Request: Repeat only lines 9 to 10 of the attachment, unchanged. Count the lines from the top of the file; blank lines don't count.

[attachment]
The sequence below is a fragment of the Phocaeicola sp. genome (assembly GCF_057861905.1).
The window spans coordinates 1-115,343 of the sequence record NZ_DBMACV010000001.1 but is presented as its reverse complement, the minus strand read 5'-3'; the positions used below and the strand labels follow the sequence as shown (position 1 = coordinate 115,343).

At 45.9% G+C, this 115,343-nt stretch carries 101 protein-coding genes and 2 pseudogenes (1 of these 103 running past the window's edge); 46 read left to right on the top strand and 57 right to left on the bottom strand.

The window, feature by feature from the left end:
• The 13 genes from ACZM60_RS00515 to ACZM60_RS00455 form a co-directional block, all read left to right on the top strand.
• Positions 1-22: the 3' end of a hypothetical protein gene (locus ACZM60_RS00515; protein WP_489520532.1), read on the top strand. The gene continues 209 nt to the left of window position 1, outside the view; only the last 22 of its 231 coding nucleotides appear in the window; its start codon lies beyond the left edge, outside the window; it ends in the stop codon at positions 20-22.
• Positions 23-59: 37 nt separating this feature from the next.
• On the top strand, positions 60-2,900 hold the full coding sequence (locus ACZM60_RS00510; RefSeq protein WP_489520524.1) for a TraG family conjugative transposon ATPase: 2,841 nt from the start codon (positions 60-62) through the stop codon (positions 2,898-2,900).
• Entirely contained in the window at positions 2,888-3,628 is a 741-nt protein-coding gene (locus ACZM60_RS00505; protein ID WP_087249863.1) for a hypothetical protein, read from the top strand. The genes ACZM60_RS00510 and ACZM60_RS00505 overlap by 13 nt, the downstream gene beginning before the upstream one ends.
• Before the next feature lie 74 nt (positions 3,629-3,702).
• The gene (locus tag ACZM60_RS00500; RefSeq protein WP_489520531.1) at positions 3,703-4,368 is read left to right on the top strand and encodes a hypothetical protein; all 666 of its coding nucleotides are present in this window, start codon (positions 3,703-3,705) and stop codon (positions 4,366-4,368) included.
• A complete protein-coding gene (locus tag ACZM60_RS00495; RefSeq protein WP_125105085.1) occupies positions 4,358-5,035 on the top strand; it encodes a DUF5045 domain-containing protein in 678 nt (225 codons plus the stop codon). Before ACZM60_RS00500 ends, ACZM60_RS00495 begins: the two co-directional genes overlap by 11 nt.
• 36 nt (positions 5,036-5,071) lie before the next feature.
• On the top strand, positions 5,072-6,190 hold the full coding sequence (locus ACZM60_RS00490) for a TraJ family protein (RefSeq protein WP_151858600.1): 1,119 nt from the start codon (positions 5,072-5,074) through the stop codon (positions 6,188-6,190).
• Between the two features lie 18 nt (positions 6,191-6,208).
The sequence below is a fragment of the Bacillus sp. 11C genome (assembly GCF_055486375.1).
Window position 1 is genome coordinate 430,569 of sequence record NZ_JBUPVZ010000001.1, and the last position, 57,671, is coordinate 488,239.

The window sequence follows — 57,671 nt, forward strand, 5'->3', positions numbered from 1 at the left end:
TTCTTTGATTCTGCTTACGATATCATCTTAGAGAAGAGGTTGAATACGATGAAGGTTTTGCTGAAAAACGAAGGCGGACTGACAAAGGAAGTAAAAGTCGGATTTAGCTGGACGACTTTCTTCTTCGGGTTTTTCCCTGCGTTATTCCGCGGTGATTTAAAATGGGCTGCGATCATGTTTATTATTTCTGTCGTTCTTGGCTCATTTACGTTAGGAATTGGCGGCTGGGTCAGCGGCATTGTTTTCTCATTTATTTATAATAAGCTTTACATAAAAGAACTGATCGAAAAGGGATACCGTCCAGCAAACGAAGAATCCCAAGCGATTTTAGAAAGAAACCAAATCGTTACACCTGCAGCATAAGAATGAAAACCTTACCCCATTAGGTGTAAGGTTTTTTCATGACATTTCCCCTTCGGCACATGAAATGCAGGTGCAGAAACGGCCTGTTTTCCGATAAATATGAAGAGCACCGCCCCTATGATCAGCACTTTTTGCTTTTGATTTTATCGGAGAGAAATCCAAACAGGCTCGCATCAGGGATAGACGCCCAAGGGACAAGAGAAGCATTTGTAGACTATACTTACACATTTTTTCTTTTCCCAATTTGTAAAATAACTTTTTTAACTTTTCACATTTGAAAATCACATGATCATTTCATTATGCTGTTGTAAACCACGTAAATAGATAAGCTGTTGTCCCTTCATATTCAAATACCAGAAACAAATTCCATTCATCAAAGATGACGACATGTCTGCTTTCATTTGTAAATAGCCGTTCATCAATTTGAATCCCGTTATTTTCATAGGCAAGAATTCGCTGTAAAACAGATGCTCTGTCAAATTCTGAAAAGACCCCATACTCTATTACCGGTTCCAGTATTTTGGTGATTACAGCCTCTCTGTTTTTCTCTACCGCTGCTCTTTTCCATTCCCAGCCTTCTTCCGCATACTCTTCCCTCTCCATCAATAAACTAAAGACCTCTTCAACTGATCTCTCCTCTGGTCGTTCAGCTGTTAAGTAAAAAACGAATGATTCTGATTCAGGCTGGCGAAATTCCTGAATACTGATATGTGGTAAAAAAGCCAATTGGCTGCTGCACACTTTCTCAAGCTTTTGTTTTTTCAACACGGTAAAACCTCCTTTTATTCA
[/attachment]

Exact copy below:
• Entirely contained in the window at positions 2,888-3,628 is a 741-nt protein-coding gene (locus ACZM60_RS00505; protein ID WP_087249863.1) for a hypothetical protein, read from the top strand. The genes ACZM60_RS00510 and ACZM60_RS00505 overlap by 13 nt, the downstream gene beginning before the upstream one ends.
• Before the next feature lie 74 nt (positions 3,629-3,702).